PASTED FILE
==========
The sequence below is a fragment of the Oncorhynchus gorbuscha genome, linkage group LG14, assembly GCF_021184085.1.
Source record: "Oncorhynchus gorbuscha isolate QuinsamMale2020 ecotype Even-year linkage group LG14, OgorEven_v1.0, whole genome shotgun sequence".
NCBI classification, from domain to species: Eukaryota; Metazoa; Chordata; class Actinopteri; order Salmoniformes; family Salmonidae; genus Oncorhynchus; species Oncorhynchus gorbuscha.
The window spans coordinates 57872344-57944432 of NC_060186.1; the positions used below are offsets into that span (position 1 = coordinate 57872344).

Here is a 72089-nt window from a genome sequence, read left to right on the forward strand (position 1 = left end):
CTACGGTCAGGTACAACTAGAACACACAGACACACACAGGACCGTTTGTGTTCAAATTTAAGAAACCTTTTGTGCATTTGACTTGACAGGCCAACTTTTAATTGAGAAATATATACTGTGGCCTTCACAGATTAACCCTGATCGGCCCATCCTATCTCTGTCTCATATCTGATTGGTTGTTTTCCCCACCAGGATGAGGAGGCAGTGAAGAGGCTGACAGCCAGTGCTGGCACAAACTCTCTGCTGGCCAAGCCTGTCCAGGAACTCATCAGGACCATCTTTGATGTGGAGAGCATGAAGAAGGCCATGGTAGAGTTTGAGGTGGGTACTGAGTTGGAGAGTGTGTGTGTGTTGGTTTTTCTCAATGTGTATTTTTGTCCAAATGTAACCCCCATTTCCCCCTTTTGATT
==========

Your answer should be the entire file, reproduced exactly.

The sequence below is a fragment of the Oncorhynchus gorbuscha genome, linkage group LG14, assembly GCF_021184085.1.
Source record: "Oncorhynchus gorbuscha isolate QuinsamMale2020 ecotype Even-year linkage group LG14, OgorEven_v1.0, whole genome shotgun sequence".
NCBI classification, from domain to species: Eukaryota; Metazoa; Chordata; class Actinopteri; order Salmoniformes; family Salmonidae; genus Oncorhynchus; species Oncorhynchus gorbuscha.
The window spans coordinates 57872344-57944432 of NC_060186.1; the positions used below are offsets into that span (position 1 = coordinate 57872344).

Here is a 72089-nt window from a genome sequence, read left to right on the forward strand (position 1 = left end):
CTACGGTCAGGTACAACTAGAACACACAGACACACACAGGACCGTTTGTGTTCAAATTTAAGAAACCTTTTGTGCATTTGACTTGACAGGCCAACTTTTAATTGAGAAATATATACTGTGGCCTTCACAGATTAACCCTGATCGGCCCATCCTATCTCTGTCTCATATCTGATTGGTTGTTTTCCCCACCAGGATGAGGAGGCAGTGAAGAGGCTGACAGCCAGTGCTGGCACAAACTCTCTGCTGGCCAAGCCTGTCCAGGAACTCATCAGGACCATCTTTGATGTGGAGAGCATGAAGAAGGCCATGGTAGAGTTTGAGGTGGGTACTGAGTTGGAGAGTGTGTGTGTGTTGGTTTTTCTCAATGTGTATTTTTGTCCAAATGTAACCCCCATTTCCCCCTTTTGATT